By Nudge Sustainability Reporter James Moo
Food waste has been a perpetual problem in the developed world. While many people in other countries have been facing food shortages, people in major cities of developed countries are throwing away vast amounts of food - just sheerly not being able to finish it. Each year, an amount of 1.3 billion tons of food is wasted.
In Singapore, much has gone into the discussion on how to best salvage the leftover food. The amount of food waste reached 788,600 tons in 2014. Only less than a fifth of this waste was recycled. Recently there has been a development in Singapore in order to deal with this problem. Collected food waste is processed with biomass generators in order to power electrical stations. With this method, energy that is stored in food materials can be released. If the segregation of food waste was to be accomplished properly for the production of biogas before sending in for incineration, it could result in the generation of more electricity. This co-digestion process can produce 30 % more energy than directly incinerating food waste. Therefore, efforts to educate people about the separation of food waste is currently being advocated. Also, the collection from premises such as shopping malls, schools, hospitals and office buildings are done at a pilot-testing stage.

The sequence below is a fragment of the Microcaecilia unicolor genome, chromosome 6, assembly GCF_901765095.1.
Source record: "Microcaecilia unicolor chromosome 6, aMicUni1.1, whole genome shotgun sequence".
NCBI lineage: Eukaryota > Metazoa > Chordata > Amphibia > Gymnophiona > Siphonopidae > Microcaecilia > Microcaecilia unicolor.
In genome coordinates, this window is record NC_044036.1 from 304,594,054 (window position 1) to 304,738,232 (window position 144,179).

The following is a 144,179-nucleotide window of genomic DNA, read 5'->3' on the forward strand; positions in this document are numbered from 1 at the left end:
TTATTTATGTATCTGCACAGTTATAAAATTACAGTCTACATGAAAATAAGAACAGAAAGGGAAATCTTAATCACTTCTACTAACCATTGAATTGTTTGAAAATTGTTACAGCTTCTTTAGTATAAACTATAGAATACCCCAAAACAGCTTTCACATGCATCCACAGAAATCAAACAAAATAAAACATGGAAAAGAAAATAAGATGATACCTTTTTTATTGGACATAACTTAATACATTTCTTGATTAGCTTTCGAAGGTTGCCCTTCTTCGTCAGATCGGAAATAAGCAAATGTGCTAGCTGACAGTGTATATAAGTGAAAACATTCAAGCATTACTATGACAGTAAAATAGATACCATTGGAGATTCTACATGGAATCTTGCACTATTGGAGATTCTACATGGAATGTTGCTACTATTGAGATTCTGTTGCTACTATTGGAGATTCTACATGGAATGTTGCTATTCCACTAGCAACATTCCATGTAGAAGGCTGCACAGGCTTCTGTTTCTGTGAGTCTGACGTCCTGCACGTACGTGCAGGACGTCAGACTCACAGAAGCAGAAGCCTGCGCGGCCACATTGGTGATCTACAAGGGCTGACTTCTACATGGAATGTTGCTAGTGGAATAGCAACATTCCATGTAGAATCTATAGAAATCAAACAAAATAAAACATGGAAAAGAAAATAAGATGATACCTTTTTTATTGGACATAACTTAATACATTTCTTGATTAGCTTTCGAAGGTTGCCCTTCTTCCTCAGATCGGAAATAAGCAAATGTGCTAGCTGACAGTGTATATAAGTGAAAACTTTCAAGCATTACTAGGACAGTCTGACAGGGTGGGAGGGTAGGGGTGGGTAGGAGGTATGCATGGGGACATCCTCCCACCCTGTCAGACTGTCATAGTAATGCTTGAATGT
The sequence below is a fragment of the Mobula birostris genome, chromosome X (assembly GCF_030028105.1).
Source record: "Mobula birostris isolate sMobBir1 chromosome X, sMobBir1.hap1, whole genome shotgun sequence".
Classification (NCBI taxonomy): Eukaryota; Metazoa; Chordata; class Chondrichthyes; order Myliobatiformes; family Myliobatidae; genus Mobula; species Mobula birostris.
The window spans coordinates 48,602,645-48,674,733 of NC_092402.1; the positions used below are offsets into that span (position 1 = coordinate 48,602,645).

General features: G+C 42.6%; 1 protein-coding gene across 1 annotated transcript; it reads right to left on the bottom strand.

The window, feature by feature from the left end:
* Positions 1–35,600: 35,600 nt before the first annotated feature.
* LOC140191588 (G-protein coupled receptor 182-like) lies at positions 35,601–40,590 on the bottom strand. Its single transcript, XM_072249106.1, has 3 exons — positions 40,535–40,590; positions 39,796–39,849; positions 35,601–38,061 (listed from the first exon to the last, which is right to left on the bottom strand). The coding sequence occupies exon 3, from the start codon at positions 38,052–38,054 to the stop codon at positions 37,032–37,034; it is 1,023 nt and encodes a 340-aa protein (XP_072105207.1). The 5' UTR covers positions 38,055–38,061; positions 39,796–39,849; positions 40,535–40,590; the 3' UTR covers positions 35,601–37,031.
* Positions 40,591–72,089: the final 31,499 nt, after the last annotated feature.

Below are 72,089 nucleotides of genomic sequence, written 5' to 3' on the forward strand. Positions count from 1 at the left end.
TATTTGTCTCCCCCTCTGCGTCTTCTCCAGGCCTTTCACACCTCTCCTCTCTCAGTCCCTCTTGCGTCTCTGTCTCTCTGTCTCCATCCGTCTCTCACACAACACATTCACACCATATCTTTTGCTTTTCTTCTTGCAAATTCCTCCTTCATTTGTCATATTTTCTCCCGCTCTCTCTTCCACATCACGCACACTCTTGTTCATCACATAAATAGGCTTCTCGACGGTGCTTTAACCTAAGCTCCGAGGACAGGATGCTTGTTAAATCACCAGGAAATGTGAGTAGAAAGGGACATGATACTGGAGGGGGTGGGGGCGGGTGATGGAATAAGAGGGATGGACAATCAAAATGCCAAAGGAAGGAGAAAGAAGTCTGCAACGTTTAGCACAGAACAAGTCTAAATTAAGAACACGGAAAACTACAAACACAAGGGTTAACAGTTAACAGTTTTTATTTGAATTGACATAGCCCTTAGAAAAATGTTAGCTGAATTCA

However, prior to that, one must note the enormous energy investments that have been pumped into producing these agricultural products in the first place. For an apple, it needs 1.67 kWh of energy before it can be harvested. For meat 4.4 kWh is needed before it arrives in our supermarkets. Just to put things into perspective, 1 kWh can charge one’s phone more than 250 times.
Thus, one should have a measure of what can be consumed. Additionally, food waste adds to our grocery bill. In Singapore, people generally buy more food than what they need, in the “worry” that family members might not have enough to eat, often resulting in waste. The National Environmental Agency of Singapore has produced a campaign on equating food wastage and potential savings that can be achieved. Buying what one needs to prepare meals and finishing it will be the way to go. Customized education materials are also made available to reduce such food wastage at home. It helps in improving planning skills during meal preparations.
How do we allocate the amount of food that one may need, so as to minimize wastage of these resources and make sure that it can be channeled to where it is needed most? Perhaps, this is the most pressing question that we city dwellers need to think about.